There was a time—and for many it still continues—when the public judged a picture by the story that was found or placed in it. The picture of a peasant family, with clasped hands around a platter full of steaming potatoes, was then a masterpiece, even though the rising steam resembled a bundle of gray curls and the rurals looked as if they not only washed themselves with soap five times a day, but also varnished their face and hands. In the dish of potatoes one saw a poetry of poverty that made their own partridge taste twice as good in the evening; the shining stoutness of the peasant woman proved that the folks, despite the poor diet of potatoes and the daily contact with pigs, did not have such an evil life and then, the folded hands . . . these exactly put the crown on the work. From this everyone could learn that one can be very content with little, that a potato, as good as a partridge, is a gift of God, and that he who has a better life than these simple farmers must be very careful if dissatisfaction with the course of things will catch him once.‍[15]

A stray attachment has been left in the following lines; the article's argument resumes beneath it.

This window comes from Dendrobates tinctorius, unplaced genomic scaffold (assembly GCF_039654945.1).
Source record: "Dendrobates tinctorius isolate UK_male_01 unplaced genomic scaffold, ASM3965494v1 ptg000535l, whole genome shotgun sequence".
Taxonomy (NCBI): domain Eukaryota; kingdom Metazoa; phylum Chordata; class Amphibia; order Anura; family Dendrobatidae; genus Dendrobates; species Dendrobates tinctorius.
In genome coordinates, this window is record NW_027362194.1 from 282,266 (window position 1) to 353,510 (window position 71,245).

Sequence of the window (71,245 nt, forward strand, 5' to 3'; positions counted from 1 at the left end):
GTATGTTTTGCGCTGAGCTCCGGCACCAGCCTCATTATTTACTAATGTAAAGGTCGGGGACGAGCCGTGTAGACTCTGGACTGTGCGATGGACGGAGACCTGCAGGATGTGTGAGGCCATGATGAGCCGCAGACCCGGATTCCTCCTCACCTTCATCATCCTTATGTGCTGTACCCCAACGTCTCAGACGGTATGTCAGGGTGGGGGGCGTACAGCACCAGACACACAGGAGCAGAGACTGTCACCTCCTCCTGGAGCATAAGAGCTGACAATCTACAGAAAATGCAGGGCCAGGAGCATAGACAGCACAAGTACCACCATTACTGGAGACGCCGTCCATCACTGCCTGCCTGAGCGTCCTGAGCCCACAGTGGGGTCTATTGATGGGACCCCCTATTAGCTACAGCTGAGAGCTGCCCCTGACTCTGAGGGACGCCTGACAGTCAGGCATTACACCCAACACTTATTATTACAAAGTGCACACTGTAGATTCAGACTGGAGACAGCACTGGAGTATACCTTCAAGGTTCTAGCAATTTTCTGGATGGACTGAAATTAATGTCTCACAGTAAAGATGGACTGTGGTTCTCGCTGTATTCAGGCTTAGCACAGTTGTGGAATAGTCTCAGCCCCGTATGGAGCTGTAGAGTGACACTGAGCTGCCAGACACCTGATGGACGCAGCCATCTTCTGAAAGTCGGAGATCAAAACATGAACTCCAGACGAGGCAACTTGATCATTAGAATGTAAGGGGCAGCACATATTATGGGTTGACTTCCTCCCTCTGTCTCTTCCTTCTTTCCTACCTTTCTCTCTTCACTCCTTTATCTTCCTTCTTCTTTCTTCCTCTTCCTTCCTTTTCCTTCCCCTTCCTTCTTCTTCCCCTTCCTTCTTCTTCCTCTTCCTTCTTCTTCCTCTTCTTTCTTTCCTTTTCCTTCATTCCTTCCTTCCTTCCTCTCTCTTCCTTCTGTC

This mentality had to be discarded, according to Emants: “No longer ask ‘what can I think about that painting, what does the painter have hineingeheimniszt,’ but: ‘how did he see nature, what did he want to express with hues and lines and to what extent did he succeed in this?’”‍[16]